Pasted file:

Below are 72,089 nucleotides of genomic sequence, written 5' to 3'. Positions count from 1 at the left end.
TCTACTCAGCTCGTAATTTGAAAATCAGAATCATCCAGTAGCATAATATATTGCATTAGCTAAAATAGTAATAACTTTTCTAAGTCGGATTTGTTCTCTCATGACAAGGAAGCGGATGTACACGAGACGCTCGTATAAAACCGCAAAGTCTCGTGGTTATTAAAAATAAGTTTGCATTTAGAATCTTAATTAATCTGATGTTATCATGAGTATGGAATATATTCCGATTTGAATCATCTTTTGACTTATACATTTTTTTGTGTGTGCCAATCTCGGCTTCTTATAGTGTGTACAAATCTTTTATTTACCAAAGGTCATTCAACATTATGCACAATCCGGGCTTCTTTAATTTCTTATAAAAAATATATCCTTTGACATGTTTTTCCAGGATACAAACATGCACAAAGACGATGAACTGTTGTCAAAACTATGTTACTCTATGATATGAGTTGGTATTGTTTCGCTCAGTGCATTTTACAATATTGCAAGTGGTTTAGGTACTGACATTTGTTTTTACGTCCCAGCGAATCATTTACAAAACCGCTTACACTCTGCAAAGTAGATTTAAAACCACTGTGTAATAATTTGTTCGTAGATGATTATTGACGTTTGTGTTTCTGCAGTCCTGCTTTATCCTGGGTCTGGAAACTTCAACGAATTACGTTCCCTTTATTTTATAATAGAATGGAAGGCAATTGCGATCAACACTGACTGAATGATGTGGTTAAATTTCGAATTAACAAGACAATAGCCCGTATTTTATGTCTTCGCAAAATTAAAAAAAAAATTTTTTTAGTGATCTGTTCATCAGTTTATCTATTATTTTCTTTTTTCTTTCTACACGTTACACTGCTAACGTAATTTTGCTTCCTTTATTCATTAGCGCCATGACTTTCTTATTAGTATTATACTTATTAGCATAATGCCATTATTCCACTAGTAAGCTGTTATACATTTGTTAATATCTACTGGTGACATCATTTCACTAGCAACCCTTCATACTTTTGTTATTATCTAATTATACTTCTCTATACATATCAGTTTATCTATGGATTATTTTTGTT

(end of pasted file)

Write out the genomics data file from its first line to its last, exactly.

Below are 72,089 nucleotides of genomic sequence, written 5' to 3'. Positions count from 1 at the left end.
TCTACTCAGCTCGTAATTTGAAAATCAGAATCATCCAGTAGCATAATATATTGCATTAGCTAAAATAGTAATAACTTTTCTAAGTCGGATTTGTTCTCTCATGACAAGGAAGCGGATGTACACGAGACGCTCGTATAAAACCGCAAAGTCTCGTGGTTATTAAAAATAAGTTTGCATTTAGAATCTTAATTAATCTGATGTTATCATGAGTATGGAATATATTCCGATTTGAATCATCTTTTGACTTATACATTTTTTTGTGTGTGCCAATCTCGGCTTCTTATAGTGTGTACAAATCTTTTATTTACCAAAGGTCATTCAACATTATGCACAATCCGGGCTTCTTTAATTTCTTATAAAAAATATATCCTTTGACATGTTTTTCCAGGATACAAACATGCACAAAGACGATGAACTGTTGTCAAAACTATGTTACTCTATGATATGAGTTGGTATTGTTTCGCTCAGTGCATTTTACAATATTGCAAGTGGTTTAGGTACTGACATTTGTTTTTACGTCCCAGCGAATCATTTACAAAACCGCTTACACTCTGCAAAGTAGATTTAAAACCACTGTGTAATAATTTGTTCGTAGATGATTATTGACGTTTGTGTTTCTGCAGTCCTGCTTTATCCTGGGTCTGGAAACTTCAACGAATTACGTTCCCTTTATTTTATAATAGAATGGAAGGCAATTGCGATCAACACTGACTGAATGATGTGGTTAAATTTCGAATTAACAAGACAATAGCCCGTATTTTATGTCTTCGCAAAATTAAAAAAAAAATTTTTTTAGTGATCTGTTCATCAGTTTATCTATTATTTTCTTTTTTCTTTCTACACGTTACACTGCTAACGTAATTTTGCTTCCTTTATTCATTAGCGCCATGACTTTCTTATTAGTATTATACTTATTAGCATAATGCCATTATTCCACTAGTAAGCTGTTATACATTTGTTAATATCTACTGGTGACATCATTTCACTAGCAACCCTTCATACTTTTGTTATTATCTAATTATACTTCTCTATACATATCAGTTTATCTATGGATTATTTTTGTT